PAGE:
Regal, the Buick nameplate, has been around since the 1970s and may invoke images of dowdy sedans. Now comes an all-new Regal, and the only thing it shares with its predecessors is a name. For now, the 2011 Regal isn't even made in America — it's produced in Germany, where it's known as the Opel Insignia.
Appearance: Buick's efforts to reinvent itself paid off last year with the sleek LaCrosse, and the smaller Regal is just as striking — from its waterfall grille to its gently sloping roofline that ends in a faux spoiler and chrome-trimmed rear end. There's a noticeable side body crease that adds dimension and character.
Performance: The Regal may look like a sport sedan, but it isn't there yet. We both found the 2.4-liter Ecotec 4-cylinder to be more than adequate for city driving but wish it had a little more oomph on the highway, particularly when you are merging onto the interstate. (We eagerly await the upcoming turbo version, which should remedy any power issues.) The six-speed automatic shifts smoothly and there is a manual option. Where the Regal really shines — and shows off its European roots — is in the corners, which it handles with control and real precision for a midsize sedan. The fuel mileage is a respectable 19 in the city, 30 highway. In all, the Regal is an agreeable cruiser.
Interior: The cabin is quiet; we didn't hear much road noise, even on rough highway. With the exception of a few Euro-style touches, the interior is pretty much what we've come to expect from recent GM cockpits — stylish, yet somewhat generic in its controls and mix of materials. Our tester's dark gray-with-silver-trim color scheme reminded Peter of the GMC Terrain we drove recently. The speedometer and tach are accented with cool-blue lighting and there is a digital mph function as well. But Lyra had a major issue with the gauges. The readings in the tach are displayed "x100" instead of the usual "x1000," which makes it too similar to the speedometer. And that gets confusing. Some other nits: The side-view mirrors are small and the lock/unlock buttons are on the center stack as in some other GM vehicles, which is annoying and not intuitive. The look (low-grade leather) and feel (firm) of the seats is ordinary. Navigation controls were a bit cumbersome. Lyra had trouble getting an address to fill in properly. The dial control for the nav and audio was placed conveniently in the center console below the shifter. The asymmetrical armrest was difficult to open with position of the latch. Lastly, the "new car smell" was bothersome, and was allergy-triggering for Lyra.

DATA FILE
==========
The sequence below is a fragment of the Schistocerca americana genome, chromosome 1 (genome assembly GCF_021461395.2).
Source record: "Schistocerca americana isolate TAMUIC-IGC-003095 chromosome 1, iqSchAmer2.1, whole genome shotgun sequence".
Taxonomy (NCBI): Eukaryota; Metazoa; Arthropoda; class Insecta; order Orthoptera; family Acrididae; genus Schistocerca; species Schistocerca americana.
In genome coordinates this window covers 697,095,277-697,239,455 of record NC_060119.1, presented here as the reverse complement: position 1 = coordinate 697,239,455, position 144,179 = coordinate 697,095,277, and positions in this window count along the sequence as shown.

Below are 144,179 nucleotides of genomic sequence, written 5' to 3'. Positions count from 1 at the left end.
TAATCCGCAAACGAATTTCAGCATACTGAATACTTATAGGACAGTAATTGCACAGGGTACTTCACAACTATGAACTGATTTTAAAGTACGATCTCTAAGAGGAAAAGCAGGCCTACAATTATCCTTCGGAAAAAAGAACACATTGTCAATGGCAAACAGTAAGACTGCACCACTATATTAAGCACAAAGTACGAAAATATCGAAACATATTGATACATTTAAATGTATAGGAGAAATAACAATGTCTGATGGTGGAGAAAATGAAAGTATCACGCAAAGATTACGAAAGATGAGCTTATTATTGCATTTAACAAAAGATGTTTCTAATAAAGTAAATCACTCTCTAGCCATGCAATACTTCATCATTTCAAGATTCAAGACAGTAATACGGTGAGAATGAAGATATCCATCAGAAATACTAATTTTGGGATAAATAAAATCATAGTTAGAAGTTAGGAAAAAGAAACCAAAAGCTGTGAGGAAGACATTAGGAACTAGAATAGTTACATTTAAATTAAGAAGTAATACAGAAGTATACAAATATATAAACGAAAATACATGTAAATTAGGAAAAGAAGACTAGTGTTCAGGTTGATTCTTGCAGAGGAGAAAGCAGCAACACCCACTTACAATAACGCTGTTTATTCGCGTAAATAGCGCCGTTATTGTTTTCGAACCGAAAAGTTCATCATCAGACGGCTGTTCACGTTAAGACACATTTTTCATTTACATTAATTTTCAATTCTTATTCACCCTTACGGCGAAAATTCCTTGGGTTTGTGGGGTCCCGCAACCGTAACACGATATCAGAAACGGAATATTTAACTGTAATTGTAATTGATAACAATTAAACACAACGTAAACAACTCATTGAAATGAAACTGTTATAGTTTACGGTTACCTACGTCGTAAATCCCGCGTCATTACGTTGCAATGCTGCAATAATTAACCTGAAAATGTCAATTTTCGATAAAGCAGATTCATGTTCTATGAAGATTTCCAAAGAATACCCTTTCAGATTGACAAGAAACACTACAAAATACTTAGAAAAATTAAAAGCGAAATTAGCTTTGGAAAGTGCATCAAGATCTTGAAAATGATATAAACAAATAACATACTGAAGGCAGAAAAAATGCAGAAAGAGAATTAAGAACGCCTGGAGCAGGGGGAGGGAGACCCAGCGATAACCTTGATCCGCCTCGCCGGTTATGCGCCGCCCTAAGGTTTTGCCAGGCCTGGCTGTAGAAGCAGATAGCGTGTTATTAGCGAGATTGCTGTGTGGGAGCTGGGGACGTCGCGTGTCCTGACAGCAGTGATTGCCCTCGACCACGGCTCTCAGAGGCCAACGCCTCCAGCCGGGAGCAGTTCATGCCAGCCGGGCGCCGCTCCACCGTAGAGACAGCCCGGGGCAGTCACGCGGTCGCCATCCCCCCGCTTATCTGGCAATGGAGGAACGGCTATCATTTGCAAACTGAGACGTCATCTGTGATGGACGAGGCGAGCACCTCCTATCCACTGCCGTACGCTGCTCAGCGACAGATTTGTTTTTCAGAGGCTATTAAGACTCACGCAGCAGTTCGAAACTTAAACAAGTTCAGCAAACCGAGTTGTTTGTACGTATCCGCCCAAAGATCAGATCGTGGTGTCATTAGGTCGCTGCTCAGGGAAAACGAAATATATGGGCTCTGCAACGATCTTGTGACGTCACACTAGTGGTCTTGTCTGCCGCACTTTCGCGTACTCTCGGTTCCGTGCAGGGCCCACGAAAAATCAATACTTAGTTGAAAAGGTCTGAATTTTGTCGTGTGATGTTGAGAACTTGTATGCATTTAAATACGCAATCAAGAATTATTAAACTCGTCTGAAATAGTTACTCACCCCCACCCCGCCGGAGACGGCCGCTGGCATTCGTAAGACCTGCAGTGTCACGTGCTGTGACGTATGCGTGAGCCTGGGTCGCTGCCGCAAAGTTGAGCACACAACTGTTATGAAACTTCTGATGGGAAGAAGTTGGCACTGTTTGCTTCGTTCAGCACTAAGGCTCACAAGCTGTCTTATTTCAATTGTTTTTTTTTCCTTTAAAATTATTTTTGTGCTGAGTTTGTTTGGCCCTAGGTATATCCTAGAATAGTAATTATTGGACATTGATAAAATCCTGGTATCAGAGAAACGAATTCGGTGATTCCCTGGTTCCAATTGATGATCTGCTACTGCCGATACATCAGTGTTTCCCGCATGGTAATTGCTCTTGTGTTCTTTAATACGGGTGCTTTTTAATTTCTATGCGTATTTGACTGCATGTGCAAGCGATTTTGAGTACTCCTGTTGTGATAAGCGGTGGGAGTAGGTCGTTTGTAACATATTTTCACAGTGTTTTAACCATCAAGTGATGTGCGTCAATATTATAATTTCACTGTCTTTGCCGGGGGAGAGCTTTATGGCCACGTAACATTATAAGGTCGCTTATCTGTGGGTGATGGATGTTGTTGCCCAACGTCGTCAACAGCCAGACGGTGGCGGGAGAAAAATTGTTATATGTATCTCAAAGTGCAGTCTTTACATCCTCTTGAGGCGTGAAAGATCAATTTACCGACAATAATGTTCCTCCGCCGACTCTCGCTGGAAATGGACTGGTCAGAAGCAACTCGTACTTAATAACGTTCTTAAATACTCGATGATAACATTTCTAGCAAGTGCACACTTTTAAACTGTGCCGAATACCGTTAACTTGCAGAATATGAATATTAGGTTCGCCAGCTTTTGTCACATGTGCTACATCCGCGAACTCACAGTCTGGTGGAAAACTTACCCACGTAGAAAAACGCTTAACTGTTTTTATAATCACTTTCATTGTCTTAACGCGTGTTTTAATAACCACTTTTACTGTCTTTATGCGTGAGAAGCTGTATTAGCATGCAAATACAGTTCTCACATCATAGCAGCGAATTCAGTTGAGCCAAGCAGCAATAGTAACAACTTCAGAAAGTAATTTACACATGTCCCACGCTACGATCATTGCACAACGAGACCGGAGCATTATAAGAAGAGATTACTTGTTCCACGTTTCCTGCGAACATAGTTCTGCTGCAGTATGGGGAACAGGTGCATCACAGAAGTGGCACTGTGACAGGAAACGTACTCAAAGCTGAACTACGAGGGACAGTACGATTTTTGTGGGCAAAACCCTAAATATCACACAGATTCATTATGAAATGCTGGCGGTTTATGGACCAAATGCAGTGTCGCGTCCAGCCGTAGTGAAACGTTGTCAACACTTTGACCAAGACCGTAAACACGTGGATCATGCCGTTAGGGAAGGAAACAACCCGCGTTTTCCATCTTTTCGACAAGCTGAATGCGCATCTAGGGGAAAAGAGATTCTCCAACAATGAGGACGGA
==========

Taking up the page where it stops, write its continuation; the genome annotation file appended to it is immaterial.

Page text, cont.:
Our 3 favorites
Styling: I liked its taut stance and distinctive grille.
Cornering: It likes twisty roads.
Wheels: The 18-inch alloys are a nice accent to the car's clean lines.
Plug it in: The 120-volt plug for the rear passengers would be perfect for electronic gadgets.
Simplicity: Clean and modern lines, nothing over the top
Price point: $26,245 entry level isn't bad for a luxury brand.
The bottom line: Why stick an old name — and its associations — on a brand-new car? This Buick deserves better. We'd like to see some interior refinements, but think the "new Buick" has another potential winner.